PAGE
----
Social Media: Marketing Myths and Universal Truths
Myth: Social media requires a radical change from the current online advertising approach.
Truth: Many of the same principles, and even the same advertising units, that apply to standard online marketing campaigns can be reapplied and repurposed for social-media campaigns. Since users of these social-media sites are generating significant volumes of content that is highly specific to their needs and interests, ad-targeting systems on the sites that ensure relevancy between advertising and user-generated content can supercharge online inventory for an advertiser.
Myth: There is no proof that social-media sites deliver the same ROI offered by traditional Web sites.
Truth: Social media, especially in a B-to-B setting, not only is helping advertisers listen to conversations their customers are having online, but it also is helping them integrate into these conversations in ways that are welcomed and valued by users. For these advertisers, results of social-media campaigns go beyond mere engagement to include measurable ROI that matches and sometimes rivals their success with traditional Web site advertising. For example, Information Builders, one of ITtoolbox’s advertising partners, achieved 750 percent ROI and surpassed its lead-generation goals through a series of whitepapers that demonstrated its thought leadership and technical expertise with decision makers and influencers in the ITtoolbox community.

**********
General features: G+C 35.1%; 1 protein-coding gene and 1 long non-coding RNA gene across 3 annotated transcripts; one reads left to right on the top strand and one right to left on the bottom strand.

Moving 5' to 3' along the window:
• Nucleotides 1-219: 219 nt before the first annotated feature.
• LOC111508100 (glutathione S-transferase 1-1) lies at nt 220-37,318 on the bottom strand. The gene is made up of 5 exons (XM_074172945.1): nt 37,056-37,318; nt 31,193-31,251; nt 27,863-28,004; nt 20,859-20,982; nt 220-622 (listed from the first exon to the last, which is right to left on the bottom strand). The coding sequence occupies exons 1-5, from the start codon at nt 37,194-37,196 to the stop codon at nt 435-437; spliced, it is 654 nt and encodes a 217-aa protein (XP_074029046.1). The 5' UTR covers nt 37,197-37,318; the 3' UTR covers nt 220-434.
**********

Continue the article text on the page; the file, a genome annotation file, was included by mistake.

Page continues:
Myth: Social-media sites are good for consumers, but the options for the B-to-B marketer are minimal.
Truth: The basic principle behind a social-media community is to bring together peers to share experiences and knowledge. In the business environment, social-media sites can be used to help professionals make better decisions, from IT purchasing to health insurance benefits. In fact, research shows that purchasers are turning to user-generated content sites to help make their purchasing decisions.
For example, the 2007 ITtoolbox/PJA IT Social Media Index: Inaugural Survey Results shows that executive decision makers spend an average of 3.5 hours a week consuming or participating in social media — the highest usage profile of any IT audience. And that nearly two-thirds of IT professionals surveyed believe that social-media content and user-generated tools have made for a more informed purchasing decision; more than three-quarters believe they have made their lives more efficient.